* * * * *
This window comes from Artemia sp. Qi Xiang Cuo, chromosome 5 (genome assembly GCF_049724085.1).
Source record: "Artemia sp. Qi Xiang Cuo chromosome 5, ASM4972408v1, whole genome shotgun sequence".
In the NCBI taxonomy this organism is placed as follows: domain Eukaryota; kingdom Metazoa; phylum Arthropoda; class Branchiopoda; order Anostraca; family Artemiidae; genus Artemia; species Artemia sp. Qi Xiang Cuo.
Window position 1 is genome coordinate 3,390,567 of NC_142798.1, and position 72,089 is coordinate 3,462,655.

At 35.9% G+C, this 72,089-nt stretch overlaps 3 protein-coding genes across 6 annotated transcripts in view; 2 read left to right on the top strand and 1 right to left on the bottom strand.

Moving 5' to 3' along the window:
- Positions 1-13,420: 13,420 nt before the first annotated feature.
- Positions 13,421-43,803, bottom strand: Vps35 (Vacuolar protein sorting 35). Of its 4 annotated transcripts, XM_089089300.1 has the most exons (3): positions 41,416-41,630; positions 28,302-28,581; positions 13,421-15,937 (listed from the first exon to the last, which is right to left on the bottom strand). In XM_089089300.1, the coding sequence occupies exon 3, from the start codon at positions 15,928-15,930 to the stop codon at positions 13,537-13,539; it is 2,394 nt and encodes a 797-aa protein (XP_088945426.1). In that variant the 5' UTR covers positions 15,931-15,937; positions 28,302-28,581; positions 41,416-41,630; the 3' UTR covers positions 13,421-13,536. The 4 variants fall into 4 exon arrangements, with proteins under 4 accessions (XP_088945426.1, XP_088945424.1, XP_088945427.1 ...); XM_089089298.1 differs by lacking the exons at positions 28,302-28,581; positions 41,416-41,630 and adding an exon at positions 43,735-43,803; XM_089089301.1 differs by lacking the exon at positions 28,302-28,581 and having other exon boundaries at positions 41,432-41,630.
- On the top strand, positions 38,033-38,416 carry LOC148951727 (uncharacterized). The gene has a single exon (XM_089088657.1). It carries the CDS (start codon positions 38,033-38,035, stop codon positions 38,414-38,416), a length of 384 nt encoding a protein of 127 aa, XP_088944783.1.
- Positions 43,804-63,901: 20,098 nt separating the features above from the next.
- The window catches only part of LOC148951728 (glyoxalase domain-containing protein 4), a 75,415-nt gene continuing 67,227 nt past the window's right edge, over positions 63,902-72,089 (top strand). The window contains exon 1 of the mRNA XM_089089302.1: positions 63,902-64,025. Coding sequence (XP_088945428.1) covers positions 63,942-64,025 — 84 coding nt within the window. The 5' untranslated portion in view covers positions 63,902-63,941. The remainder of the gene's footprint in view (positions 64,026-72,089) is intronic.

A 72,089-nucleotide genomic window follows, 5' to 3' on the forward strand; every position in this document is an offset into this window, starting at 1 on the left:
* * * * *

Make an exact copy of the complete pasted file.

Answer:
This window comes from Artemia sp. Qi Xiang Cuo, chromosome 5 (genome assembly GCF_049724085.1).
Source record: "Artemia sp. Qi Xiang Cuo chromosome 5, ASM4972408v1, whole genome shotgun sequence".
In the NCBI taxonomy this organism is placed as follows: domain Eukaryota; kingdom Metazoa; phylum Arthropoda; class Branchiopoda; order Anostraca; family Artemiidae; genus Artemia; species Artemia sp. Qi Xiang Cuo.
Window position 1 is genome coordinate 3,390,567 of NC_142798.1, and position 72,089 is coordinate 3,462,655.

At 35.9% G+C, this 72,089-nt stretch overlaps 3 protein-coding genes across 6 annotated transcripts in view; 2 read left to right on the top strand and 1 right to left on the bottom strand.

Moving 5' to 3' along the window:
- Positions 1-13,420: 13,420 nt before the first annotated feature.
- Positions 13,421-43,803, bottom strand: Vps35 (Vacuolar protein sorting 35). Of its 4 annotated transcripts, XM_089089300.1 has the most exons (3): positions 41,416-41,630; positions 28,302-28,581; positions 13,421-15,937 (listed from the first exon to the last, which is right to left on the bottom strand). In XM_089089300.1, the coding sequence occupies exon 3, from the start codon at positions 15,928-15,930 to the stop codon at positions 13,537-13,539; it is 2,394 nt and encodes a 797-aa protein (XP_088945426.1). In that variant the 5' UTR covers positions 15,931-15,937; positions 28,302-28,581; positions 41,416-41,630; the 3' UTR covers positions 13,421-13,536. The 4 variants fall into 4 exon arrangements, with proteins under 4 accessions (XP_088945426.1, XP_088945424.1, XP_088945427.1 ...); XM_089089298.1 differs by lacking the exons at positions 28,302-28,581; positions 41,416-41,630 and adding an exon at positions 43,735-43,803; XM_089089301.1 differs by lacking the exon at positions 28,302-28,581 and having other exon boundaries at positions 41,432-41,630.
- On the top strand, positions 38,033-38,416 carry LOC148951727 (uncharacterized). The gene has a single exon (XM_089088657.1). It carries the CDS (start codon positions 38,033-38,035, stop codon positions 38,414-38,416), a length of 384 nt encoding a protein of 127 aa, XP_088944783.1.
- Positions 43,804-63,901: 20,098 nt separating the features above from the next.
- The window catches only part of LOC148951728 (glyoxalase domain-containing protein 4), a 75,415-nt gene continuing 67,227 nt past the window's right edge, over positions 63,902-72,089 (top strand). The window contains exon 1 of the mRNA XM_089089302.1: positions 63,902-64,025. Coding sequence (XP_088945428.1) covers positions 63,942-64,025 — 84 coding nt within the window. The 5' untranslated portion in view covers positions 63,902-63,941. The remainder of the gene's footprint in view (positions 64,026-72,089) is intronic.

A 72,089-nucleotide genomic window follows, 5' to 3' on the forward strand; every position in this document is an offset into this window, starting at 1 on the left: